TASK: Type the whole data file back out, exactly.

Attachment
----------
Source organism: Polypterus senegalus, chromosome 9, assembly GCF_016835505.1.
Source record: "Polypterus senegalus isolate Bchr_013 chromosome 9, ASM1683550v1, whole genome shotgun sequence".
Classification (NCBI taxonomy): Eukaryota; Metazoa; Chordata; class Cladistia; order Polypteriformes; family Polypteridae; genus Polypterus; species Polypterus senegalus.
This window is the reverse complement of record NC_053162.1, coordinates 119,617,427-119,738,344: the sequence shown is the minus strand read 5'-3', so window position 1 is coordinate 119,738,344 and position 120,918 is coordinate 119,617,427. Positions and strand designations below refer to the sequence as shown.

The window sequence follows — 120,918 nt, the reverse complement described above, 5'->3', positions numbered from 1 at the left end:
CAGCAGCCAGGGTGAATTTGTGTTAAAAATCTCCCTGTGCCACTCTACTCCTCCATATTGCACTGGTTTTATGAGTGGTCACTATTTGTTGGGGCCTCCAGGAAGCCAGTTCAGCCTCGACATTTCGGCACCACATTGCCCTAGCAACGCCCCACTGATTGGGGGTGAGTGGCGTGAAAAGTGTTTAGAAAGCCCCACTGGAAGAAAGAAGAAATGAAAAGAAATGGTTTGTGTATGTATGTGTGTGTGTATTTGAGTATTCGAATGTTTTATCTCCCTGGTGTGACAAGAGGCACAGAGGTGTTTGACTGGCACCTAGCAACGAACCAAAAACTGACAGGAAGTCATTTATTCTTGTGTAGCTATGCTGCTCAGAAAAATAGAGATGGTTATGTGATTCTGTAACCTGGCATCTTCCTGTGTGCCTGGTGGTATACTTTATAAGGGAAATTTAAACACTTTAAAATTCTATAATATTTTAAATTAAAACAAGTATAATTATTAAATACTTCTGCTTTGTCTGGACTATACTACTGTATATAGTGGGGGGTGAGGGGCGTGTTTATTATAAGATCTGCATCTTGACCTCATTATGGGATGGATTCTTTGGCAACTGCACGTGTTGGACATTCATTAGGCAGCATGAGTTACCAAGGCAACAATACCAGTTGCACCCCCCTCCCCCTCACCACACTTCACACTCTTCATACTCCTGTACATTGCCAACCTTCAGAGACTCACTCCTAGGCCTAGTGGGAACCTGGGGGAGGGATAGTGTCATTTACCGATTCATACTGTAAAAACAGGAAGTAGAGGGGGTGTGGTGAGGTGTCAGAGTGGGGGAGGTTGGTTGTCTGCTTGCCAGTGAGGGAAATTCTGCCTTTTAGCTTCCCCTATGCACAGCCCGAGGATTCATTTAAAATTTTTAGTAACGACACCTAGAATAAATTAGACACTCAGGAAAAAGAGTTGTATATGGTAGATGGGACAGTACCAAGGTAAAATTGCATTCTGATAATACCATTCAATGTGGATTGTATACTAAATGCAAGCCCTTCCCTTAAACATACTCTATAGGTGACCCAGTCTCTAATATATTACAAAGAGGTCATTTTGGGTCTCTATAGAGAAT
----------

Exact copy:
Source organism: Polypterus senegalus, chromosome 9, assembly GCF_016835505.1.
Source record: "Polypterus senegalus isolate Bchr_013 chromosome 9, ASM1683550v1, whole genome shotgun sequence".
Classification (NCBI taxonomy): Eukaryota; Metazoa; Chordata; class Cladistia; order Polypteriformes; family Polypteridae; genus Polypterus; species Polypterus senegalus.
This window is the reverse complement of record NC_053162.1, coordinates 119,617,427-119,738,344: the sequence shown is the minus strand read 5'-3', so window position 1 is coordinate 119,738,344 and position 120,918 is coordinate 119,617,427. Positions and strand designations below refer to the sequence as shown.

The window sequence follows — 120,918 nt, the reverse complement described above, 5'->3', positions numbered from 1 at the left end:
CAGCAGCCAGGGTGAATTTGTGTTAAAAATCTCCCTGTGCCACTCTACTCCTCCATATTGCACTGGTTTTATGAGTGGTCACTATTTGTTGGGGCCTCCAGGAAGCCAGTTCAGCCTCGACATTTCGGCACCACATTGCCCTAGCAACGCCCCACTGATTGGGGGTGAGTGGCGTGAAAAGTGTTTAGAAAGCCCCACTGGAAGAAAGAAGAAATGAAAAGAAATGGTTTGTGTATGTATGTGTGTGTGTATTTGAGTATTCGAATGTTTTATCTCCCTGGTGTGACAAGAGGCACAGAGGTGTTTGACTGGCACCTAGCAACGAACCAAAAACTGACAGGAAGTCATTTATTCTTGTGTAGCTATGCTGCTCAGAAAAATAGAGATGGTTATGTGATTCTGTAACCTGGCATCTTCCTGTGTGCCTGGTGGTATACTTTATAAGGGAAATTTAAACACTTTAAAATTCTATAATATTTTAAATTAAAACAAGTATAATTATTAAATACTTCTGCTTTGTCTGGACTATACTACTGTATATAGTGGGGGGTGAGGGGCGTGTTTATTATAAGATCTGCATCTTGACCTCATTATGGGATGGATTCTTTGGCAACTGCACGTGTTGGACATTCATTAGGCAGCATGAGTTACCAAGGCAACAATACCAGTTGCACCCCCCTCCCCCTCACCACACTTCACACTCTTCATACTCCTGTACATTGCCAACCTTCAGAGACTCACTCCTAGGCCTAGTGGGAACCTGGGGGAGGGATAGTGTCATTTACCGATTCATACTGTAAAAACAGGAAGTAGAGGGGGTGTGGTGAGGTGTCAGAGTGGGGGAGGTTGGTTGTCTGCTTGCCAGTGAGGGAAATTCTGCCTTTTAGCTTCCCCTATGCACAGCCCGAGGATTCATTTAAAATTTTTAGTAACGACACCTAGAATAAATTAGACACTCAGGAAAAAGAGTTGTATATGGTAGATGGGACAGTACCAAGGTAAAATTGCATTCTGATAATACCATTCAATGTGGATTGTATACTAAATGCAAGCCCTTCCCTTAAACATACTCTATAGGTGACCCAGTCTCTAATATATTACAAAGAGGTCATTTTGGGTCTCTATAGAGAAT